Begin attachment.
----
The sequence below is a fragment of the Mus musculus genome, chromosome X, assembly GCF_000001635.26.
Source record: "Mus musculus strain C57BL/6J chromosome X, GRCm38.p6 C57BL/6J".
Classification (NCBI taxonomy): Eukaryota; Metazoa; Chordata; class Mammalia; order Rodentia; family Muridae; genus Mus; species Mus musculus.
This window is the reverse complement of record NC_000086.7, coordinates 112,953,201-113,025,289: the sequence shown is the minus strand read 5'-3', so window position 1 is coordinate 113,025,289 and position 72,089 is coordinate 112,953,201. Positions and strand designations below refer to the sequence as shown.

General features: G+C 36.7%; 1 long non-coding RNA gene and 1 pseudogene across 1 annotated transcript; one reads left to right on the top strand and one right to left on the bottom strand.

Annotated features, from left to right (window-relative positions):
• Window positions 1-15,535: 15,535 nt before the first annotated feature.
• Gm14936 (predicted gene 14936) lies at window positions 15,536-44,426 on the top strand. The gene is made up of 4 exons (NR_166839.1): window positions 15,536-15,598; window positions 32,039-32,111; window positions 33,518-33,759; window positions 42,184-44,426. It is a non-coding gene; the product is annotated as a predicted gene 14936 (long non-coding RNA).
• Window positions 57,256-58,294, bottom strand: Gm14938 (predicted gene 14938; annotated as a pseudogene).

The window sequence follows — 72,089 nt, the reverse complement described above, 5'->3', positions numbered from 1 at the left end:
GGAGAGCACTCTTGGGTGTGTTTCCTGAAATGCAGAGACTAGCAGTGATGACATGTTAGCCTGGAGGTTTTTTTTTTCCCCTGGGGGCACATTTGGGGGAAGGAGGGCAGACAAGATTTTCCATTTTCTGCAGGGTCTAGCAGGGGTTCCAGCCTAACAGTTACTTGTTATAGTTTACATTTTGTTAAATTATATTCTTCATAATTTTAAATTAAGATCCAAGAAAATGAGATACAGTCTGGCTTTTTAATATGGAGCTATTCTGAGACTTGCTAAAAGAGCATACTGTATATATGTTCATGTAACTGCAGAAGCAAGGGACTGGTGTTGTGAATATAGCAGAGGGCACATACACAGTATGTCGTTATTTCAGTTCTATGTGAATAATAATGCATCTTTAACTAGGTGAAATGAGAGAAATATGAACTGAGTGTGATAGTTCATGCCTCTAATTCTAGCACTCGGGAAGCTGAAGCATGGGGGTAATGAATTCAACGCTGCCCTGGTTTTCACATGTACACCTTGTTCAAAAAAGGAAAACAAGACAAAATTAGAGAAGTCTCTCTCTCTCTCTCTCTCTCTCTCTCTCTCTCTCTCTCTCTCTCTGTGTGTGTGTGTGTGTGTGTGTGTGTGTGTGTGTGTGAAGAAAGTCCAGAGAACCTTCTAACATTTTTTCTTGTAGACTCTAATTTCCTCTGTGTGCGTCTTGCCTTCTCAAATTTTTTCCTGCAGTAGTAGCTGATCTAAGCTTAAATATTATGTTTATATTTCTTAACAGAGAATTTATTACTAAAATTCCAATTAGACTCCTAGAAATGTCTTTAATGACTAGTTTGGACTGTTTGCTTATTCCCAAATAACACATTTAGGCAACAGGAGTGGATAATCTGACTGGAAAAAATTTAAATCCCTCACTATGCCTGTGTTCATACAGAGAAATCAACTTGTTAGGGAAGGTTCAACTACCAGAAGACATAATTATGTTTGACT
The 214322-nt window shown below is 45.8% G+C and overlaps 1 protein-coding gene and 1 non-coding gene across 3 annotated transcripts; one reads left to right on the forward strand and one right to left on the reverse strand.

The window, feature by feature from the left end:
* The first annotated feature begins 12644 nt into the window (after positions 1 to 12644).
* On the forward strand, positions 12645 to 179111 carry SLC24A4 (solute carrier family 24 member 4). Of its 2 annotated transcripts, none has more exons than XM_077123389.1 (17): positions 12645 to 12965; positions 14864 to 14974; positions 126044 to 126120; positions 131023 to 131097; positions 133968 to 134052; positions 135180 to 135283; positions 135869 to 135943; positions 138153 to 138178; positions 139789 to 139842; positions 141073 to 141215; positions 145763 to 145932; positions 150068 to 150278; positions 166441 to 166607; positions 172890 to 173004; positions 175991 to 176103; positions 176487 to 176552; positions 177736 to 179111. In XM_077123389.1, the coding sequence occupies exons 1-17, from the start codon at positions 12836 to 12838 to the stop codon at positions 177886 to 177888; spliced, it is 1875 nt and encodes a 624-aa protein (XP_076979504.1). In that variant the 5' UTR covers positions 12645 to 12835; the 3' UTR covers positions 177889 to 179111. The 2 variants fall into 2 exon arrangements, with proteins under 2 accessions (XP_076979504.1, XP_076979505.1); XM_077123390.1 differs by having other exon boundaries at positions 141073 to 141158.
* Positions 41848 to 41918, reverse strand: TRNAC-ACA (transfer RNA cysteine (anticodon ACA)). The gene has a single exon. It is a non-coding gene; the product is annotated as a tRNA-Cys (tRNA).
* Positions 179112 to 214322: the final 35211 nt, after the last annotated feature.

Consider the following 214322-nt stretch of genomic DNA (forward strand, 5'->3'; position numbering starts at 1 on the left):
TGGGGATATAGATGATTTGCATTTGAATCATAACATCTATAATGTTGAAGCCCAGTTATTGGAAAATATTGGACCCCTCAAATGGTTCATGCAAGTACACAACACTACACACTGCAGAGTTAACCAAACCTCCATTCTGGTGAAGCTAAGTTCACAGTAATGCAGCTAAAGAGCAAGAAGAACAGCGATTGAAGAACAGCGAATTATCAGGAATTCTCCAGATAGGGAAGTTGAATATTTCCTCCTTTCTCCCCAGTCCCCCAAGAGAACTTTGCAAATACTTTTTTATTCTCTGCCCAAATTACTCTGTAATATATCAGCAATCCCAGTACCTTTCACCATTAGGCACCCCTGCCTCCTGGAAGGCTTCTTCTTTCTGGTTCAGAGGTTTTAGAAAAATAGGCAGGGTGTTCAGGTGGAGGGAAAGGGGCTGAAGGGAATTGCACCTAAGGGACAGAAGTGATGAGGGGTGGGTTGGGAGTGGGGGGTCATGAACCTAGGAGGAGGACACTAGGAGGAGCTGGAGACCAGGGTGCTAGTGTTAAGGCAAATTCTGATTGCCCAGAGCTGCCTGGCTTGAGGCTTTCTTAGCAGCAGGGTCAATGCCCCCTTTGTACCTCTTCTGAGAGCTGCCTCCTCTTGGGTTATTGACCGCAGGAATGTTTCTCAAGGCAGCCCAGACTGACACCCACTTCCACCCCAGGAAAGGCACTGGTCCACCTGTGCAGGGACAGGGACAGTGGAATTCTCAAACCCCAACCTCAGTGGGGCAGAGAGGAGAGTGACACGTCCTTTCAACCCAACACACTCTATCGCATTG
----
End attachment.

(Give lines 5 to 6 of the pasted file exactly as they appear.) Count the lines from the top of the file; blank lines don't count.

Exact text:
General features: G+C 36.7%; 1 long non-coding RNA gene and 1 pseudogene across 1 annotated transcript; one reads left to right on the top strand and one right to left on the bottom strand.

Annotated features, from left to right (window-relative positions):